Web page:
|“Throw a spitball? Me?”|
Pitcher Fred Scherman was a true team player.
He listened to his manager and did his best. No matter how bizarre the game turned.
Let’s flash back to Aug. 30, 1973 in Detroit. Cleveland’s Gaylord Perry is working on a six-hit shutout.
After the loss, Martin complains to the media that umpires refused to listen to complaints about Perry throwing illegal greaseballs. In retaliation, the fiery skipper claims that he ordered both starter Joe Coleman and reliever Scherman to throw spitters, too.
“Yes it was true and yes I did. I didn’t know how to throw a spitball so I just spit on it and threw it.”
A certain manager was dismissed by team officials three days after flashing such brazen honesty.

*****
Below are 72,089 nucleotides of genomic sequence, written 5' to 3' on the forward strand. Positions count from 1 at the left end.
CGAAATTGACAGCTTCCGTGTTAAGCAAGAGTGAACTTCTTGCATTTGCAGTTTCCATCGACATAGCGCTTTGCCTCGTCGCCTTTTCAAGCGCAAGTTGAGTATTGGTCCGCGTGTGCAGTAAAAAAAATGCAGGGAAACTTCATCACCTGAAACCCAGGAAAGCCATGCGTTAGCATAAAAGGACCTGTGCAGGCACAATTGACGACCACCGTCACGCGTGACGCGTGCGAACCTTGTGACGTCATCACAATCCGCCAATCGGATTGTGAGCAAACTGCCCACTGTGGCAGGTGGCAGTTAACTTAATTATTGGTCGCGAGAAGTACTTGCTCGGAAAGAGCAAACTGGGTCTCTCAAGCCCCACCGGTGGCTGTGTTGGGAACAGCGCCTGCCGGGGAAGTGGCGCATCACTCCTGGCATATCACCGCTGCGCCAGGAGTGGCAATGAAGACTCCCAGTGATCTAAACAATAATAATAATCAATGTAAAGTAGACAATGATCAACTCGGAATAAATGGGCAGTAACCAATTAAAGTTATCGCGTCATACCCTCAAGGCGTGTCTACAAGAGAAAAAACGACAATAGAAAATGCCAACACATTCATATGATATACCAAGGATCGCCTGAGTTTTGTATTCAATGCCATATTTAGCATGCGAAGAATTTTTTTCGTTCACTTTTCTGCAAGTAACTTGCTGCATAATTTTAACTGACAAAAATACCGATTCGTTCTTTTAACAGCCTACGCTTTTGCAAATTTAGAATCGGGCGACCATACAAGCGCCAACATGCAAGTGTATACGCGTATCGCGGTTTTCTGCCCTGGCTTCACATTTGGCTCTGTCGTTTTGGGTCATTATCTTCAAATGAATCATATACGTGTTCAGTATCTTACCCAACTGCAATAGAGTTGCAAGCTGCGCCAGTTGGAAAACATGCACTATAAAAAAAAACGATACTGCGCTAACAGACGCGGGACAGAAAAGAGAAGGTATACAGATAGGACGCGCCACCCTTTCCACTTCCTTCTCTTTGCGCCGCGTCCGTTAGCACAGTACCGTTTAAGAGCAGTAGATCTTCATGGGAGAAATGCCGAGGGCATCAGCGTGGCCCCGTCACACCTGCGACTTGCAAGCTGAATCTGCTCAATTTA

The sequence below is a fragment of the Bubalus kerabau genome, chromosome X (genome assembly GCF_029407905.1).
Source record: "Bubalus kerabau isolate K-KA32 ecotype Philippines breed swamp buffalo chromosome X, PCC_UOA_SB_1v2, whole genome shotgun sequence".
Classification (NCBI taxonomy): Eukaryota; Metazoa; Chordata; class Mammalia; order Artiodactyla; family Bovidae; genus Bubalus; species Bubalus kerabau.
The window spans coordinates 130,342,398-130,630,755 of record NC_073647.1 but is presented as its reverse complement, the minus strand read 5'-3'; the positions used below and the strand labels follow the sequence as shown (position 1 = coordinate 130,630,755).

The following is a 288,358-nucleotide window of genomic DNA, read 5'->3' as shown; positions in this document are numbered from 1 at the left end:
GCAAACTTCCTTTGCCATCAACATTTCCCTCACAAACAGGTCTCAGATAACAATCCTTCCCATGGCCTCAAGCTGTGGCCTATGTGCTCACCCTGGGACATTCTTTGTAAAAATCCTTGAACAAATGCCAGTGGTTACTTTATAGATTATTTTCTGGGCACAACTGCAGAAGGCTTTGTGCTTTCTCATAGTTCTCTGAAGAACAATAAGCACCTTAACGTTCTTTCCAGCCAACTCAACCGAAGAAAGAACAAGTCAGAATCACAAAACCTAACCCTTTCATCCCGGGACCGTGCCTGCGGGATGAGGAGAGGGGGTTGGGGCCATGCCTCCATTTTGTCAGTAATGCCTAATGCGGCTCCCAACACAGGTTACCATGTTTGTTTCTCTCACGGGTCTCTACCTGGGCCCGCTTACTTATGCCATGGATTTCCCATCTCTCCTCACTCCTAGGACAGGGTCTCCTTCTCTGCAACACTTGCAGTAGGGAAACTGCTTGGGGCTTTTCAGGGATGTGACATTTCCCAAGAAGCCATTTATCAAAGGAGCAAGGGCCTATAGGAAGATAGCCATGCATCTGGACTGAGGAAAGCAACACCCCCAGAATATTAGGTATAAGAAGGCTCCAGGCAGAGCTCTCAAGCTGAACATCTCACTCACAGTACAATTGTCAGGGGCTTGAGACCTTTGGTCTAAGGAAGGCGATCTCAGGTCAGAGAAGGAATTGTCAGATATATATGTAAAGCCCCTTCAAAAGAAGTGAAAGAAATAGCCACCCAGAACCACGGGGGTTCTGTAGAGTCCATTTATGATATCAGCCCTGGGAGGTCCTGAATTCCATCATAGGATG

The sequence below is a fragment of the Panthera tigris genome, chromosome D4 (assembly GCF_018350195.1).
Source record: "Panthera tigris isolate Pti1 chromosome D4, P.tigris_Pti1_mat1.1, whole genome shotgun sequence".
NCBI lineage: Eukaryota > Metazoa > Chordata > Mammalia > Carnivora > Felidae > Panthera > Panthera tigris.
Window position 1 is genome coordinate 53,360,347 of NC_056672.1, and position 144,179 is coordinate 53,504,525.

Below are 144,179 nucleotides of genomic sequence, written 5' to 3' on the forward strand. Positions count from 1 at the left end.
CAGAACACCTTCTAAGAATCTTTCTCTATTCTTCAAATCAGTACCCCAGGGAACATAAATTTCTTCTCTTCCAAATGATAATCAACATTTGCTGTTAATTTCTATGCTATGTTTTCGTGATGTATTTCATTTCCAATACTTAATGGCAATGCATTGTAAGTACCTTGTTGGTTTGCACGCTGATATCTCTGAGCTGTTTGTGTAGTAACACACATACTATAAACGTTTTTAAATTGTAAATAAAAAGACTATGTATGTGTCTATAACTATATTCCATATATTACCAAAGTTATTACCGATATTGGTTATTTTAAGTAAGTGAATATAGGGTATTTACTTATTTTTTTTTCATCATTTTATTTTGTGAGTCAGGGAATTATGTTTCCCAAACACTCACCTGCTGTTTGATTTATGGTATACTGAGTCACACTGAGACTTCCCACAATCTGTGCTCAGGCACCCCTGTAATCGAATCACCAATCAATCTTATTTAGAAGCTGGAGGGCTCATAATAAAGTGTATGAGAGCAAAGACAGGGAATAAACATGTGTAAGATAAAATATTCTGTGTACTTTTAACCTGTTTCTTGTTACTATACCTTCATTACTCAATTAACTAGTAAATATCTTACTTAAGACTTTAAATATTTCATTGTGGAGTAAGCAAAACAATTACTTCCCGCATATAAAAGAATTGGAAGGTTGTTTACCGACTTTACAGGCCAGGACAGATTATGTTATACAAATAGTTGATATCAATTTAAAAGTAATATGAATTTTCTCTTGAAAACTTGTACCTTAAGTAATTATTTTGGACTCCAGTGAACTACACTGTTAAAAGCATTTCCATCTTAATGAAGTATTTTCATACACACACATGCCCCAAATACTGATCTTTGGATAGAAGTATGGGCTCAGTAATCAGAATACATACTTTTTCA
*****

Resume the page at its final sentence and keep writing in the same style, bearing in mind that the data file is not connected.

Scherman racked up a career-high 20 saves for the 1971 Tigers. As opposed to a win, how much did a save mean 30 years ago? How much did it bring in next season’s contract?
“The ‘save’ got less respect. Our GM did not reward me well for my efforts.”
Scherman rewarded me with his reflections on Sept. 17, 1971. He registered a six-hit win against the mighty Orioles. Did he want to be a starter after such success?
“That was a great day. Starting or relieving didn’t matter, as long as I got to pitch.”
Tomorrow: Eric Soderholm, in the shadow of Minnesota superstars.